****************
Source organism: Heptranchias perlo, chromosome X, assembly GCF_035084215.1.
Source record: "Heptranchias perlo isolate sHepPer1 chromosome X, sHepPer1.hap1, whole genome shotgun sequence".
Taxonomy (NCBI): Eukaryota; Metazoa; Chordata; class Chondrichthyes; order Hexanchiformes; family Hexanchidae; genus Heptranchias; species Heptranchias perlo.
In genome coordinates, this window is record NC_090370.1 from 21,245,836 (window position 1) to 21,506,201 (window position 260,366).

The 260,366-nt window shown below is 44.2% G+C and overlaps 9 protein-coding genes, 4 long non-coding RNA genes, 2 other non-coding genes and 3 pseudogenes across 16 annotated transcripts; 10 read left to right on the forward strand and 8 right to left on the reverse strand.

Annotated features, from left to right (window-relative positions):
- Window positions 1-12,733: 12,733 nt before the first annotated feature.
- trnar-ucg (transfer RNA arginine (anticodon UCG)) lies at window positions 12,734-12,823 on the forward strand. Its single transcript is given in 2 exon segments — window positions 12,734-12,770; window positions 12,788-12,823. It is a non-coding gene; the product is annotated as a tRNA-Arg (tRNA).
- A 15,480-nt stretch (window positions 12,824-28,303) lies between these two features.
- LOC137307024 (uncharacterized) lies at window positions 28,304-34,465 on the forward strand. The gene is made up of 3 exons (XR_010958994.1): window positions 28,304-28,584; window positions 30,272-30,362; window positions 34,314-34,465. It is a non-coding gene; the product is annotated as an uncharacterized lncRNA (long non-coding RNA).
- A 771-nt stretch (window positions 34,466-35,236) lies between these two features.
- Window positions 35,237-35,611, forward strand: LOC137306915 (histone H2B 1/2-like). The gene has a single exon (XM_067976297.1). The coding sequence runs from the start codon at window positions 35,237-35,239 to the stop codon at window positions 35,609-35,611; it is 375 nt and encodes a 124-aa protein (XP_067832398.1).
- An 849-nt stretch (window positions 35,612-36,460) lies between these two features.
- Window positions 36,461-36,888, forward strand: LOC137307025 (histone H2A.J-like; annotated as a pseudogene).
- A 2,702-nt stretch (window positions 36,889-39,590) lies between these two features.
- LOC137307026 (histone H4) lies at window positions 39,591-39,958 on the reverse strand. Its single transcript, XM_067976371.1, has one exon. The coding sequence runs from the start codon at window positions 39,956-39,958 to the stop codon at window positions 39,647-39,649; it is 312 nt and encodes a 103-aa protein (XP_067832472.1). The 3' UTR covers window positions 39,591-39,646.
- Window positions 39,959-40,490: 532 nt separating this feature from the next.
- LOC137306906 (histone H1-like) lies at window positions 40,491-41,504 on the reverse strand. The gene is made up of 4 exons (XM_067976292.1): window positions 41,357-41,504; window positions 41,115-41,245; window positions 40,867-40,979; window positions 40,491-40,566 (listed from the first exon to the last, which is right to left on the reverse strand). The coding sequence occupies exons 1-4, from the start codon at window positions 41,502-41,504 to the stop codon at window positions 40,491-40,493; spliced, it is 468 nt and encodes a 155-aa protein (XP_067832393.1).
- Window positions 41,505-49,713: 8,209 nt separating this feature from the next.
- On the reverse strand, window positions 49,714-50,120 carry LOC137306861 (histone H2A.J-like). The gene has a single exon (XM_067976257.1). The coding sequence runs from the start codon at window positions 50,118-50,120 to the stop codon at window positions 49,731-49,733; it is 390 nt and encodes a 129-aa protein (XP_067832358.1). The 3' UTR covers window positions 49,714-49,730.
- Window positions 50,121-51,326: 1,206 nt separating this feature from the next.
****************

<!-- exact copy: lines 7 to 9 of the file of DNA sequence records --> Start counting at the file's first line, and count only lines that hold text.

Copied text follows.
- Window positions 1-12,733: 12,733 nt before the first annotated feature.
- trnar-ucg (transfer RNA arginine (anticodon UCG)) lies at window positions 12,734-12,823 on the forward strand. Its single transcript is given in 2 exon segments — window positions 12,734-12,770; window positions 12,788-12,823. It is a non-coding gene; the product is annotated as a tRNA-Arg (tRNA).
- A 15,480-nt stretch (window positions 12,824-28,303) lies between these two features.